After a divorce, women in Minnesota can find themselves in unexpected financial circumstances. Even though more women tend to remain a part of the workforce and stay invested in their careers, the aftermath of a divorce tends to be more difficult for women than men.
A report released in 2012 by the United States Government Accountability Office states that the household income for women dropped an average of 41 percent after a divorce. This is almost twice the rate of income loss men will experience after a divorce.
One reason why divorce is so hard on women financially is that they generally earn less income than men. According to the Bureau of Labor Statistics, data for average weekly incomes show that women take home just 82 cents for each dollar men earn. The gap in the income can be significantly more if elements such as occupation and race are factored in.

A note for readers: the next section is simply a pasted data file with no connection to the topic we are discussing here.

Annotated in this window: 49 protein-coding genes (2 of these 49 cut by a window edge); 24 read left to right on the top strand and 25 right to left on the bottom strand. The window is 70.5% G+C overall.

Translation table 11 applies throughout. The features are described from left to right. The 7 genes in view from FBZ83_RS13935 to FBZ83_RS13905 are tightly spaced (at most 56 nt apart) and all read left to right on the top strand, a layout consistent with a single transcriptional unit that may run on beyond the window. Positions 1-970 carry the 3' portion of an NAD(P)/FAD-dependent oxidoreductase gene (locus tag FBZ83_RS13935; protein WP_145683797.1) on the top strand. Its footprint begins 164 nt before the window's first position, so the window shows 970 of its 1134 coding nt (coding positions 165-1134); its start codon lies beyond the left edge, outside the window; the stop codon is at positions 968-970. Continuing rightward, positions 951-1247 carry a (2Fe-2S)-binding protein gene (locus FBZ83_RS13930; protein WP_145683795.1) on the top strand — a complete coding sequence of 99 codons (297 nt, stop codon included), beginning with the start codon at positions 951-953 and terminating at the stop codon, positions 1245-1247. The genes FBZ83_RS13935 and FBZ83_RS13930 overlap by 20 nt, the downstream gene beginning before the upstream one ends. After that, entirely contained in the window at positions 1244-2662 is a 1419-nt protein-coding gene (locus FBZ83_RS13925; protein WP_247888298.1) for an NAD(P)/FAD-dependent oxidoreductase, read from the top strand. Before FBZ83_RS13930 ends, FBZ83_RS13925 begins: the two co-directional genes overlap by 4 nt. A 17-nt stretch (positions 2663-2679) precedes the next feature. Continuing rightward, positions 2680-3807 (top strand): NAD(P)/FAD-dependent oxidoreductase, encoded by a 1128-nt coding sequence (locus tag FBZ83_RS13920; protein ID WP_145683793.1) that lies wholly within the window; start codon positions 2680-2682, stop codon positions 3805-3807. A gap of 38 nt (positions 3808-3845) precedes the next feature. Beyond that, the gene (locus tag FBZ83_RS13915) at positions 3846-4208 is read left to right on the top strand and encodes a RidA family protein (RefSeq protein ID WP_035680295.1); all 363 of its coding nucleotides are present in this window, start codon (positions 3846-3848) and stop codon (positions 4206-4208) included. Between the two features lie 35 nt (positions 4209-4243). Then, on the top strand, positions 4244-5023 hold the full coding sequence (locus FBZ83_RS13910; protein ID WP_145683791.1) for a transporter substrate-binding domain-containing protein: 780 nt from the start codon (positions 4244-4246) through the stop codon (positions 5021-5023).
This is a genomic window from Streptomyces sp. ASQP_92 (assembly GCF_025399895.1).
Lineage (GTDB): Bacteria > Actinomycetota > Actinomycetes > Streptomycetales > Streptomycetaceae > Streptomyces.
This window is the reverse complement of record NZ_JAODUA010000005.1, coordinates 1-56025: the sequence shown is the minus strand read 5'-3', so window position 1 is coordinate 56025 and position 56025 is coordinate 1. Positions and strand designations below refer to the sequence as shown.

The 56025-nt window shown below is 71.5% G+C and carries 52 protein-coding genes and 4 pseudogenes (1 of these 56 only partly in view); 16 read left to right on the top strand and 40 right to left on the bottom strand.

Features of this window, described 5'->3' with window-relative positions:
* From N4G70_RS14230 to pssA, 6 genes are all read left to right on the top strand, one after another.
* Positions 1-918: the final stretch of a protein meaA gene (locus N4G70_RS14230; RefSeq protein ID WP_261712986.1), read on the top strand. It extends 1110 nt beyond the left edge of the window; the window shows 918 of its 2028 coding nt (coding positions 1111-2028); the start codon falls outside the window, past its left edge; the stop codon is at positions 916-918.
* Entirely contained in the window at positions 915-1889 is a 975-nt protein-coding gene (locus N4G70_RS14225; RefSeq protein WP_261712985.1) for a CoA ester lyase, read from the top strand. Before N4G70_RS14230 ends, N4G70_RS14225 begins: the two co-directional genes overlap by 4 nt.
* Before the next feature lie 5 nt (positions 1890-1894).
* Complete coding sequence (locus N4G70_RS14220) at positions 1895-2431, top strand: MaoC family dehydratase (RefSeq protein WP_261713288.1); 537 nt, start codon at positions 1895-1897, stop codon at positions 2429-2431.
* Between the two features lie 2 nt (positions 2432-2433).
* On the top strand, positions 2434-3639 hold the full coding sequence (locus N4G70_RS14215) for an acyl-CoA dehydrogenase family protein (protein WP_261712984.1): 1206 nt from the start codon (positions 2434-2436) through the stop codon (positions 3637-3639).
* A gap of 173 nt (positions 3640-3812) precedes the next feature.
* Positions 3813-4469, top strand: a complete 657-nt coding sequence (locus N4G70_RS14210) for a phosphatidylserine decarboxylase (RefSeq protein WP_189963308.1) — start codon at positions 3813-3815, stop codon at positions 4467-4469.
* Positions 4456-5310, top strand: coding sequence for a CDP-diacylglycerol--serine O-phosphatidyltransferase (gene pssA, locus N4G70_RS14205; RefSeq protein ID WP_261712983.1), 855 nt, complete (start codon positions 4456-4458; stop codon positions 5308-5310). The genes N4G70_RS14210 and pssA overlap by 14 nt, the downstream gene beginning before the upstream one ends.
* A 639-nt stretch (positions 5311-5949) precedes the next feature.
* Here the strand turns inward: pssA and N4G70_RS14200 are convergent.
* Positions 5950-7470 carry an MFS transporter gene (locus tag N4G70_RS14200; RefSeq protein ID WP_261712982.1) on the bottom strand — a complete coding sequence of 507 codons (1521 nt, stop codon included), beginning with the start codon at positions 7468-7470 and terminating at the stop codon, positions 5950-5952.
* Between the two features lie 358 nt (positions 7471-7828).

In order for women to improve their post-divorce finances, they should closely assess their income, assets and expenses. They will also have to reevaluate financial objectives and plans, which will most likely be different from what they had before their divorce.
Transitioning from living in a two-income household to existing on a single income can be quite an adjustment. For women whose husbands were the main or only income provider, they may have to make changes in their career accordingly. Child support and alimony should not be relied upon as lifelong income sources. Women can plan for when those payments end by taking steps to advance in the workforce.
A family law attorney can assist clients with resolving disputes regarding divorce, as well as legal issues like alimony, child support, child custody, property division and more. The attorney may advocate for a client’s rights and interests during litigation and negotiation procedures.